Nov 07, 2013
rated it really liked it
May 01, 2008
rated it liked it
Dec 05, 2009
rated it liked it
Mar 30, 2020
« previous 1 3 4 5 6 7 next »
There are no discussion topics on this book yet. Be the first to start one »

Readers also enjoyed

  • The 24-Hour Turn-Around: Discovering the Power to Change
  • Evolution of the Word: The New Testament in the Order the Books Were Written
  • Fast Exercise: The Simple Secret of High Intensity Training: Get Fitter, Stronger and Better Toned in Just a Few Minutes a Day
  • Plan B: Further Thoughts on Faith
  • Grace (Eventually): Thoughts on Faith
  • Adam: God's Beloved
  • The Holy Bible: English Standard Version
  • The Ragamuffin Gospel: Good News for the Bedraggled, Beat-Up, and Burnt Out
  • Auraria
  • 7: An Experimental Mutiny Against Excess
  • The Secret Race: Inside the Hidden World of the Tour de France: Doping, Cover-ups, and Winning at All Costs
  • Citizen Canine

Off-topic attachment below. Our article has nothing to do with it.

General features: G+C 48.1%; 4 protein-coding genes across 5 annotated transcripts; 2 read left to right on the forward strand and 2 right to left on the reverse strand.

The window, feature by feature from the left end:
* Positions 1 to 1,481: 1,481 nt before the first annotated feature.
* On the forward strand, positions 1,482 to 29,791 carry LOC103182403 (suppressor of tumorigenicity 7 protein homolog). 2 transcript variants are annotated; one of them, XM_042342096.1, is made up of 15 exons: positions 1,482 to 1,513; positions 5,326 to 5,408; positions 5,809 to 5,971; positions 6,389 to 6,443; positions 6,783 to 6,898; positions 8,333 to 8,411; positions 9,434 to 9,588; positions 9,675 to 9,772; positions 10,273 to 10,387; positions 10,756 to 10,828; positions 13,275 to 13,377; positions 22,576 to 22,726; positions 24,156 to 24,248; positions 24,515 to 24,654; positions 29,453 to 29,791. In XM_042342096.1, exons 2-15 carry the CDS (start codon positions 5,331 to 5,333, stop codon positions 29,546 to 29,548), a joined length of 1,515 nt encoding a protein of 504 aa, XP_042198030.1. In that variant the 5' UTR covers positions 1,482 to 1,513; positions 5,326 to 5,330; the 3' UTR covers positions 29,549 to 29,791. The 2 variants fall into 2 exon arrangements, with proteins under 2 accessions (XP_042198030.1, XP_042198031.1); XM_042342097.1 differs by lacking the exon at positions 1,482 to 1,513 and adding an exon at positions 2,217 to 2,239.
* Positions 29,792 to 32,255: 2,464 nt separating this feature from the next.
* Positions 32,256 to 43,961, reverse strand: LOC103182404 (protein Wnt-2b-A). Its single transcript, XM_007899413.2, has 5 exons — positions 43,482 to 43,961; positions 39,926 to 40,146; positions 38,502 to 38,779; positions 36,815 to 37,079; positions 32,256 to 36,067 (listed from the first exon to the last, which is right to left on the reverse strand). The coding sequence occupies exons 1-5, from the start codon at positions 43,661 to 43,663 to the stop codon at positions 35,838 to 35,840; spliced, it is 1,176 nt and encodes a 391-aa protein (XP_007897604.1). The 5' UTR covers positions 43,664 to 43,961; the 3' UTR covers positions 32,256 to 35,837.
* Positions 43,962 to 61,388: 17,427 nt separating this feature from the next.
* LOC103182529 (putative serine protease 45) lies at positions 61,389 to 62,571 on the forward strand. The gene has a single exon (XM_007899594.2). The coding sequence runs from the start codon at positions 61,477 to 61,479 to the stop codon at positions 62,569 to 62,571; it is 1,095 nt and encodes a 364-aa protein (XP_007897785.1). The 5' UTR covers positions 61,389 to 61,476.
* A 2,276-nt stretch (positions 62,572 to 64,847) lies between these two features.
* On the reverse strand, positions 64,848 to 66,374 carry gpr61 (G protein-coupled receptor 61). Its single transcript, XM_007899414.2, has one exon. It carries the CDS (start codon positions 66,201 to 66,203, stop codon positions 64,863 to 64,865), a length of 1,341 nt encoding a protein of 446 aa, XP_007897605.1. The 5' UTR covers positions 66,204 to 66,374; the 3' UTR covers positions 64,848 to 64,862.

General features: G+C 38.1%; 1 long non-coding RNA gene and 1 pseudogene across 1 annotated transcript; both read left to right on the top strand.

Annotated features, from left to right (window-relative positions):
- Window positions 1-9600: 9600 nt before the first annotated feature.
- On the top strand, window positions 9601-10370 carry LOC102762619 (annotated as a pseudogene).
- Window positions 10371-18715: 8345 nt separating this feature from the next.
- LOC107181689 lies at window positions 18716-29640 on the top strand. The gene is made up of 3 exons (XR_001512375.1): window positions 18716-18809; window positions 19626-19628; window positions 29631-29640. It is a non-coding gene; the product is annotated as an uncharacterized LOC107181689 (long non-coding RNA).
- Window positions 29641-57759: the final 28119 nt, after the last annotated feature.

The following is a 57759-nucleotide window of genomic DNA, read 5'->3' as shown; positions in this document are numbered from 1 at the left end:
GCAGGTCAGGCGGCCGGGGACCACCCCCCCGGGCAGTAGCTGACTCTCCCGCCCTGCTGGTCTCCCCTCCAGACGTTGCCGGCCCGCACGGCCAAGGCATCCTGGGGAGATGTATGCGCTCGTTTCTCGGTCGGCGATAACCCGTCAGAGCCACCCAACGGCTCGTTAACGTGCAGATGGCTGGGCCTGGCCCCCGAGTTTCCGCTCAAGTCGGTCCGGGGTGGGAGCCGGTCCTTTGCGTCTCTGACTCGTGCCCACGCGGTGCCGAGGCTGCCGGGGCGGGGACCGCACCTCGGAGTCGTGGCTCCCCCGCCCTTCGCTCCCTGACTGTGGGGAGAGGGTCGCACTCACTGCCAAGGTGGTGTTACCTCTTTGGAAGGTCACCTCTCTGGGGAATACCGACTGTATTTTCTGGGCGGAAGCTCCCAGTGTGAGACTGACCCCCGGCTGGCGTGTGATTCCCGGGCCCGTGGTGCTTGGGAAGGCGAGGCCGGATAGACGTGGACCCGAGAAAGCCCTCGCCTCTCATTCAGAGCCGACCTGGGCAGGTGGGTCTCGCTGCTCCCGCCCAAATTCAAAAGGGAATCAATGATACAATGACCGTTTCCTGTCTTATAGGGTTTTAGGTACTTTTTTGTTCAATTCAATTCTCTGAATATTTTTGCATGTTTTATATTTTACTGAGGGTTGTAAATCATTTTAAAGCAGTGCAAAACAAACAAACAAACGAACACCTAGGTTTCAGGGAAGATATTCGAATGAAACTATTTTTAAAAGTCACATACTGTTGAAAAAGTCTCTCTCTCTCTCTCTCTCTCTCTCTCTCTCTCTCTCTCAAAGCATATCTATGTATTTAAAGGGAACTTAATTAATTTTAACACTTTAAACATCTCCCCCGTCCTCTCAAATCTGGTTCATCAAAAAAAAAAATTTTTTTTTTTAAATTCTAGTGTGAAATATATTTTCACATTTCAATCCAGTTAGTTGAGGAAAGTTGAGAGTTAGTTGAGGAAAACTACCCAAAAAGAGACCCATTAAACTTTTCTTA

• Alcoholics Anonymous
  • Critical Care Examination Review Updated 4th Edition: Over 1,200 Questions & Answer Rationales!
  • Caste: The Origins of Our Discontents
  • Witches, Sluts, Feminists: Conjuring the Sex Positive
  • The Trust Manifesto: What you Need to do to Create a Better Internet
  • The Void: Inner Spaciousness and Ego Structure
See similar books…
Robert Bly is an American poet, author, activist and leader of the Mythopoetic Men's Movement.
Robert Bly was born in western Minnesota in 1926 to parents of Norwegian stock. He enlisted in the Navy in 1944 and spent two years there. After one year at St. Olaf College in Minnesota, he transferred to Harvard and thereby joined the famous group of writers who were undergraduates at that time, which i

News & Interviews

Need another excuse to treat yourself to a new book this week? We've got you covered with the buzziest new releases of the day. To create our...
22 likes · 20 comments